The majority of our day to day work at Superchips involves research and development for new remap products, and ongoing support for existing customers. The combined engineering expertise in the building for working with and modifying cars extends well beyond our 35 year history, and every now and again we’re requested for special projects. Recently, such a project took place after hours on a weekday night, when we were visited by this car – the Porsche 956 as used by Stefan Bellof and Jochen Mass in the 1983 season. This car visited us to perform a shakedown on a freshly rebuilt gearbox, and to prove out 3 seperate ECUs to run the car.
Our workshop is equipped with a Maha LPS3000 dyno, which is more than just a tool for measuring flat out horsepower. It can also be used for part-load testing and simulation of multiple types of simulation work to prove the running capabilities of an engine when fitted to a chassis. In this case, we used the dyno’s “constant speed” mode to dial in a given wheel speed in km/h, which the dyno would then not exceed – the harder the car tries to exceed 120km/h, the more load the dyno applies to the rotating wheels to stop this speed being exceeded. This allowed the gearbox to be safely shifted through the gears with little load, and then have load applied in each gear to ensure no transmission slip. The test ran very successfully, even though at the beginning the newly fitted rear brakes bound up solid, which explains why the car moves around quite a lot in the video below.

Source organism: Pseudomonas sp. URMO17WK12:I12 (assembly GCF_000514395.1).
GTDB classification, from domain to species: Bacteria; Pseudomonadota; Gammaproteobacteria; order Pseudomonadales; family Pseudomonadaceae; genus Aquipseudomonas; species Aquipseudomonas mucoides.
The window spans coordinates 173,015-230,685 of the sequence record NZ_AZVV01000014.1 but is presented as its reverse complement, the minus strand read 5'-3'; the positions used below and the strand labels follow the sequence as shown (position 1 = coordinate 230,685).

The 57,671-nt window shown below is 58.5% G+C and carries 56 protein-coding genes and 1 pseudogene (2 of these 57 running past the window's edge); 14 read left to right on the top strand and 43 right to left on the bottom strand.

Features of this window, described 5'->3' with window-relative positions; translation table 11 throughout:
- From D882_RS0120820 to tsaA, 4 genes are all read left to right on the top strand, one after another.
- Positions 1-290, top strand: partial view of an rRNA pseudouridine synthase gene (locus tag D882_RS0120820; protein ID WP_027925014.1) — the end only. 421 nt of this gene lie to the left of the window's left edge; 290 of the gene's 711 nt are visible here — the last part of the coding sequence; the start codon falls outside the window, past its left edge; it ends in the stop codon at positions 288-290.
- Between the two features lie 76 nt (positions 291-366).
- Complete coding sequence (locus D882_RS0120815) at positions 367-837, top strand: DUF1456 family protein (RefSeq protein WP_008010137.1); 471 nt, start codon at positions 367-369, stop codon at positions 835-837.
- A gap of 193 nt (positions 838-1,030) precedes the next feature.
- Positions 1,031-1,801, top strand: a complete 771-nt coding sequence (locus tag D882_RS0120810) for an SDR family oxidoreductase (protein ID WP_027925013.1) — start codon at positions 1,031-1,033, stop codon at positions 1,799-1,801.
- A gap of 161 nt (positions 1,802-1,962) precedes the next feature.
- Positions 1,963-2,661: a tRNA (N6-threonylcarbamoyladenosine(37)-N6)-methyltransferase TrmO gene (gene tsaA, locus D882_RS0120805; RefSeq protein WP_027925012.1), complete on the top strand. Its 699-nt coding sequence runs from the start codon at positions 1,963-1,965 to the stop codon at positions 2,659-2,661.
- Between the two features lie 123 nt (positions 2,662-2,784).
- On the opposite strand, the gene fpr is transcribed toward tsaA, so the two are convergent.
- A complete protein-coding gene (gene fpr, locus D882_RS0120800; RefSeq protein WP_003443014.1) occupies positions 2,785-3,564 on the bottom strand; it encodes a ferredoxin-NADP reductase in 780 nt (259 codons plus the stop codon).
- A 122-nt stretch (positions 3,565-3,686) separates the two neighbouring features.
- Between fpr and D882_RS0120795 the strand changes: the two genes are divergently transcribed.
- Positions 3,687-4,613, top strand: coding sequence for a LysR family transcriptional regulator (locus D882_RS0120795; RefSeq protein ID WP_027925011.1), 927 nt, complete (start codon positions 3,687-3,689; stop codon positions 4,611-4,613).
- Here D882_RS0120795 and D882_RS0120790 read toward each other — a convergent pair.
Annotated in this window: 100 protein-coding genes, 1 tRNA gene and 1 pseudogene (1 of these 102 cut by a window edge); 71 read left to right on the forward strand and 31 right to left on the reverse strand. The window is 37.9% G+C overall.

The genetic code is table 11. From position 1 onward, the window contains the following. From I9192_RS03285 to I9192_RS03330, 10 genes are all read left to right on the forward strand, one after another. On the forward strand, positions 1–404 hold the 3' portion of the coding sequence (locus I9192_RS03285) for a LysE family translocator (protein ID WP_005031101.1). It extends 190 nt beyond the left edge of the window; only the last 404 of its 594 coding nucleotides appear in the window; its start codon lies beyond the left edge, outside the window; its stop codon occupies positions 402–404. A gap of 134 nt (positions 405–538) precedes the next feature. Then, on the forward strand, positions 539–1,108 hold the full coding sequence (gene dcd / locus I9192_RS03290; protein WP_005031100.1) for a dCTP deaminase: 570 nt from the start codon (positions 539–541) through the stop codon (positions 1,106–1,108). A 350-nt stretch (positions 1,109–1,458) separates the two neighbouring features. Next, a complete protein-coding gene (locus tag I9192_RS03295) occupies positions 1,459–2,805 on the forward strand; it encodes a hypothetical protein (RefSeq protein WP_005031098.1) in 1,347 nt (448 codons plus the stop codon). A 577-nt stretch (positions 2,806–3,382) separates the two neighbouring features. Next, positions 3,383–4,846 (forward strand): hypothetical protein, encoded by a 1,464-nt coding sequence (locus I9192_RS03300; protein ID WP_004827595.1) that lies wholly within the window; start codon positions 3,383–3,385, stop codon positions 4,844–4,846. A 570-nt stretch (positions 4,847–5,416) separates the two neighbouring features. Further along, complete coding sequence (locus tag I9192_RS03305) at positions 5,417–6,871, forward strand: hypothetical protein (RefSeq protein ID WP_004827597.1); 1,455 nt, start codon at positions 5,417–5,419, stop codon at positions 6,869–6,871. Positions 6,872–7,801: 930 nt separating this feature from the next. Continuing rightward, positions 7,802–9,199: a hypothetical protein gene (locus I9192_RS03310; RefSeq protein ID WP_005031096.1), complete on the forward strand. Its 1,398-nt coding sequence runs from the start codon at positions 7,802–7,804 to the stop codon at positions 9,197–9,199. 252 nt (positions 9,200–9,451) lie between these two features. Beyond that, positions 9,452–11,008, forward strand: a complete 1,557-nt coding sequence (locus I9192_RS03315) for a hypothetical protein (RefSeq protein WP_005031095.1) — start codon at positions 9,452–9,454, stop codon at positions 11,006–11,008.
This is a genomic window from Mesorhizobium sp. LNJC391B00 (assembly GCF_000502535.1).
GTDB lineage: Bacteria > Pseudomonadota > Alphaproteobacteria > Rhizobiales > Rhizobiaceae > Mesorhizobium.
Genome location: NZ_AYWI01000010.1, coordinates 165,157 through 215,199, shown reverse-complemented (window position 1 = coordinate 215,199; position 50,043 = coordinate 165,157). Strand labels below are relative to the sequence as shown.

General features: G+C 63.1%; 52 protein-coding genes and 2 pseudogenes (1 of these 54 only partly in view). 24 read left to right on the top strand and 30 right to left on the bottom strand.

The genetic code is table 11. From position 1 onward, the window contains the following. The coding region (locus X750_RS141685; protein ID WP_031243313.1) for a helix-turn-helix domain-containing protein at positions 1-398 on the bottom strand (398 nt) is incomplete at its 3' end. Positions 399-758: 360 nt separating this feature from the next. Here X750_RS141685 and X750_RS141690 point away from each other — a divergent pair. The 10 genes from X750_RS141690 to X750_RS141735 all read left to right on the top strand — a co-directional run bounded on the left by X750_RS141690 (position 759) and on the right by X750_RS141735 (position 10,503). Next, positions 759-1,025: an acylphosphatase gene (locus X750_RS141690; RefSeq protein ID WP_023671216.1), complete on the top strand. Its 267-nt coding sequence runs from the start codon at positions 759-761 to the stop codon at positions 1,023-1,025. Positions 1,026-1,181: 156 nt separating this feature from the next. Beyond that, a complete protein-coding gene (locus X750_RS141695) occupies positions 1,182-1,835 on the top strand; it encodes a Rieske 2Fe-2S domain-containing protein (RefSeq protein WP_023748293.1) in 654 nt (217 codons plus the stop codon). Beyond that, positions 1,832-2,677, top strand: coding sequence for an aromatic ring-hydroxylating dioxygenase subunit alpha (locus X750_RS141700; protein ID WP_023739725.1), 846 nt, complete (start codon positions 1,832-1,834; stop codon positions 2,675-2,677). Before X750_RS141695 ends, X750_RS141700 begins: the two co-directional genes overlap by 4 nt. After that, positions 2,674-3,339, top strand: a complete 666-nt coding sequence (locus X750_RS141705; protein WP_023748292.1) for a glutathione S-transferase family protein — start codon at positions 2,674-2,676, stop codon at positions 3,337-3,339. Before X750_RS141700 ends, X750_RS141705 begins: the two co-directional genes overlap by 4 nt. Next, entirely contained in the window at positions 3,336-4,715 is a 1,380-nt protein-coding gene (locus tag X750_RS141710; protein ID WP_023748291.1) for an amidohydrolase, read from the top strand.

We also provided replacement EEPROM chips for the car’s Bosch Motorsport Motronic ECU. Multiple spare ECUs were tested and confirmed working. This gave the car’s owners confidence to run the car over the next few events, and we’ll see some more of the car in the future we’re sure.